Wyoming did not have the greatest offensive line last season. Allen was under pressure often and had the terrible habit of trying to escape the pocket backward. This leaves him less of an escape route, costs him more yardage in case he gets sacked and leaves him more vulnerable to an intentional grounding call.

While he does occasionally run himself into bad situations, Allen is still an exceptional runner. Wyoming relied on his ability as a runner a lot last season. He never looked scared to keep the ball himself, put his shoulder down and become a power runner similar to Cam Newton. He has decent speed and agility for his size as well and can beat teams running off the edge.

His ability to run combined with his size can also lead to some wild plays, like this (eventual) sack against Iowa.

It can also lead to some spectacular, hard to believe passes. This touchdown against Boise State shows how special of a player he truly is.

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So what can we expect from Allen at the next level?

Of the top five QB prospects, Allen possibly has the highest ceiling. He is the biggest, strongest and probably has the best arm of the group. At his peak, I could see him be a better Matthew Stafford.

Unfortunately, he also has the lowest floor. He is currently the least accurate of the group. His football instincts are lacking, and he seems to rely way too much on his physical gifts rather than proper football form. I could say that this works on a college level but won’t in the NFL, but it didn’t even work at the college level.

Allen did not play on a very good team but he did not seem like he was enough to tip the scales against mid-tier opposition. He was awful against both Oregon and Iowa, and Boise State managed to keep him uncomfortable all night when they met. It would be hard to argue that Wyoming had any quality wins last season. His floor is lower than any of the other prospects, and there is a very real chance that he just never picks up on some of the mental skills needed to play quarterback in the NFL.

I would grade him as a day two pick. Based on positional value alone, though, he will most likely be picked in the top 20. Whoever drafts him will have to be patient and realize that he may need a few years to really get up to speed. Within the top 20, I believe the Baltimore Ravens are the ideal landing spot. Baltimore is still stuck in an awful Joe Flacco contract for at least two more years. Their offense is in rebuilding mode and John Harbaugh can begin to groom the successor to Flacco.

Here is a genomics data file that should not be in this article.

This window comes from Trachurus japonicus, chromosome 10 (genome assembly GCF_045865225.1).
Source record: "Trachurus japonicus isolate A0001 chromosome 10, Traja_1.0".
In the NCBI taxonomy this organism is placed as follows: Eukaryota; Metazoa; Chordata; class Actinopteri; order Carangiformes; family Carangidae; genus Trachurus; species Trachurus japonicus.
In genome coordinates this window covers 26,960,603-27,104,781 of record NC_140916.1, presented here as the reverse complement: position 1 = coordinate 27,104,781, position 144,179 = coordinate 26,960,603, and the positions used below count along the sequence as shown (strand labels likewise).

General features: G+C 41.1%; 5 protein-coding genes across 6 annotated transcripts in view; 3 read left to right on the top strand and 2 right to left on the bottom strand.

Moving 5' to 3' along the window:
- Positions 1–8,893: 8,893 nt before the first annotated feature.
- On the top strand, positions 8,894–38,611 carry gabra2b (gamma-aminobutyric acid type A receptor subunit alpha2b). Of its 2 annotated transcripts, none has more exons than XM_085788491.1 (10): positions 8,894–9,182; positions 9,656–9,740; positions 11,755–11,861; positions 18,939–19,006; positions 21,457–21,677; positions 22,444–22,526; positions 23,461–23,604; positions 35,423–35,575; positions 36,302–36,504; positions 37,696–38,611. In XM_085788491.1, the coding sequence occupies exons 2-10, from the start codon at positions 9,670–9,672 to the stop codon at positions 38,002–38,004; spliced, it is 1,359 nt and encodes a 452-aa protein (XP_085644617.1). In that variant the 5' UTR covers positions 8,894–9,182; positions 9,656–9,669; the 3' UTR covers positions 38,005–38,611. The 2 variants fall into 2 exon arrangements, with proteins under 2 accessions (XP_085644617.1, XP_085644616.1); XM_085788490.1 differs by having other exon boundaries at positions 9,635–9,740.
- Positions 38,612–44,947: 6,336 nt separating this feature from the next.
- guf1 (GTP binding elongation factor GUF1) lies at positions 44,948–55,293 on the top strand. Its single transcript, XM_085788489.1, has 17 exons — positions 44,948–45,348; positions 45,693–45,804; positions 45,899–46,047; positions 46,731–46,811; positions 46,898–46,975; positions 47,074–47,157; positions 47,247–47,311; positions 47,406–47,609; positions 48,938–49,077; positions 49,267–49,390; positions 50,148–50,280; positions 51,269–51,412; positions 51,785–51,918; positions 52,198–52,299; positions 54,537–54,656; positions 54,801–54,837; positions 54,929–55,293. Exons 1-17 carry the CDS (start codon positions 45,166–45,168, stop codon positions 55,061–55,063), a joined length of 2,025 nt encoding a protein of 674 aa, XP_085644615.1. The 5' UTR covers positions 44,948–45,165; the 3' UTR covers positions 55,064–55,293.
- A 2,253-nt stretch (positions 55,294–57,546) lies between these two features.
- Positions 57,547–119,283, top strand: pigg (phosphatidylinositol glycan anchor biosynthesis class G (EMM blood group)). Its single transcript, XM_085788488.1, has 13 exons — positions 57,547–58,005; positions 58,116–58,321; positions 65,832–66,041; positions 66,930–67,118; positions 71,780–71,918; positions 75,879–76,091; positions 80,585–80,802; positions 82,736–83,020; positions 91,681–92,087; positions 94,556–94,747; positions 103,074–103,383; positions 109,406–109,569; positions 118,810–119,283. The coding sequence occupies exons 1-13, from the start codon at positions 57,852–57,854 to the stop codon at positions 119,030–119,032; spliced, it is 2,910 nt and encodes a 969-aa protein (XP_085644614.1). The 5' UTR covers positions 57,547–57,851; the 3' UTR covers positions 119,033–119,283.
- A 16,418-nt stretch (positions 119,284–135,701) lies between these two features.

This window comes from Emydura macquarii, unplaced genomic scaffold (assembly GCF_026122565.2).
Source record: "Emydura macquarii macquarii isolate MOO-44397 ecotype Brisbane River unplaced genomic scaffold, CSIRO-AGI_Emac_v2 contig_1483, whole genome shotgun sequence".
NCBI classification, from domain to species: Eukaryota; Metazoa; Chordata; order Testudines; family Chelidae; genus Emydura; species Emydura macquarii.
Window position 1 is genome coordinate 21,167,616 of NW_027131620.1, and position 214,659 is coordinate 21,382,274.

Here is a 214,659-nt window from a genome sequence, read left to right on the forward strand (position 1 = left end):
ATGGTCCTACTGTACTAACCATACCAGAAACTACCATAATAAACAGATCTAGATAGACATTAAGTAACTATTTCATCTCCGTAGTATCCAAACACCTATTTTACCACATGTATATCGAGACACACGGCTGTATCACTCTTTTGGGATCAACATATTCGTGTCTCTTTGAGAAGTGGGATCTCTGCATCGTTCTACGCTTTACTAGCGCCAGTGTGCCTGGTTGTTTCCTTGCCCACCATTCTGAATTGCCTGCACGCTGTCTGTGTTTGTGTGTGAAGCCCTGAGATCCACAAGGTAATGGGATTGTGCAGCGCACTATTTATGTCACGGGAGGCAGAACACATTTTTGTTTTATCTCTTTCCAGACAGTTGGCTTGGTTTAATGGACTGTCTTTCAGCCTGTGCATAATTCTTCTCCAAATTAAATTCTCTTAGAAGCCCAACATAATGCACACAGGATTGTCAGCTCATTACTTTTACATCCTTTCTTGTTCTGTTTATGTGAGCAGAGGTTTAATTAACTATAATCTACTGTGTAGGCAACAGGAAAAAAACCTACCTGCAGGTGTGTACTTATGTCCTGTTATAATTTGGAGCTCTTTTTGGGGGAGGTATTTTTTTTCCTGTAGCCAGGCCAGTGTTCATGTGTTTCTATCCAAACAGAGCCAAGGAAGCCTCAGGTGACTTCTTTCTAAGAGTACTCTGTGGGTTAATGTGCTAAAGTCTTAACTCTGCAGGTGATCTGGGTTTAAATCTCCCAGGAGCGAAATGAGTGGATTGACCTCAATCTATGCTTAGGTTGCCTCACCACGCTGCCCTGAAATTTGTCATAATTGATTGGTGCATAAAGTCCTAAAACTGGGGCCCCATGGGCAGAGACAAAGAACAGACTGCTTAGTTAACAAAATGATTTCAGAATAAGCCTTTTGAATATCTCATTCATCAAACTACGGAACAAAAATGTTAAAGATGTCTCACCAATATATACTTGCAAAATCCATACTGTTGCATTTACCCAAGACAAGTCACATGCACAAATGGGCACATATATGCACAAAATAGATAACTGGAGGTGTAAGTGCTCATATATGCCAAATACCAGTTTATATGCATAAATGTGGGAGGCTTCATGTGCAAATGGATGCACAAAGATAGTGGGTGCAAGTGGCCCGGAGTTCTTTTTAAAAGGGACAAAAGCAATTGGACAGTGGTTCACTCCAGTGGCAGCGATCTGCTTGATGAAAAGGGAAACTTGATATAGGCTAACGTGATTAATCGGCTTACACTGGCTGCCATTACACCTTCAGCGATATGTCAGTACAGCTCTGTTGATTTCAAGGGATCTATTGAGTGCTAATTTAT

Where ever he goes, the team that selects Allen might hit on a future hall of fame, but it also can prove to be a costly investment.


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Marlon Mack makes your Saquon Barkley to the Colts mock draft look bad

Game Film, Gif Breakdowns, NFL, NFL Draft

Mansur Shaheen

Turmoil, heavy roster turnover and front office malpractice have haunted the Indianapolis Colts in the post Peyton Manning era. With all these distractions around, many may be forgetting about one of the young gems on their roster, Marlon Mack.

The Colts enter the NFL draft with the third overall pick after a tumultuous 2016. Quarterback Andrew Luck ended up missing the entire season after a long drawn out injury saga. Their offensive line remains one of the worst in the league and despite flashes from back up Jacoby Brisset, who they acquired from New England right before the season, their offense was still lackluster.

The public still doesn’t really know the status of Luck’s shoulder, and whether he will start week 1 in 2018. Luck is still a special talent at QB when he is on the field, and despite a deep QB draft class, the Colts will be looking elsewhere at #3.

Veteran Frank Gore has been a small bright spot for the Colts, but he is a free agent this offseason and the oldest running back in the league is not expected to return. Saquon Barkley, a human highlight reel out of Penn State, has been a hot name in mock drafts for Indianapolis. With so many needs for the Colts on the defensive side of the ball, especially in the front seven, picking Barkley may be a waste.

Especially when they have a player like Mack already on the roster.

Mack was drafted by the Colts in the fourth round of the 2017 draft coming from South Florida. He was drafted to be a perfect compliment to Gore. While Gore does much of his running grinding his way between the tackles, Mack excels bouncing runs to the outside.

The rookie running back had a career day week 5 against the San Francisco 49ers. He accrued 91 yards on 9 carries and scored a touchdown. When he was given adequate room to operate off the edge he can torch a defense for huge plays downfield. He had a few big runs this game off the edge, and they accounted for the bulk of his yardage.

His lone touchdown on the day is a good example of the danger he brings running horizontally.

Mack takes the hand off out of the backfield and initially angles towards his left. A defender comes flying through the gap, and he quickly switches to the right where there is another gap. Once he gets into open space the race is on. He has great vision, and sees another defender coming towards him around midfield. The running back swings his run out wide, around a blocker on the edge. Two defenders end up crashing into each other as he perfectly uses the block to his advantage and finds the sideline and then the end zone for a touchdown.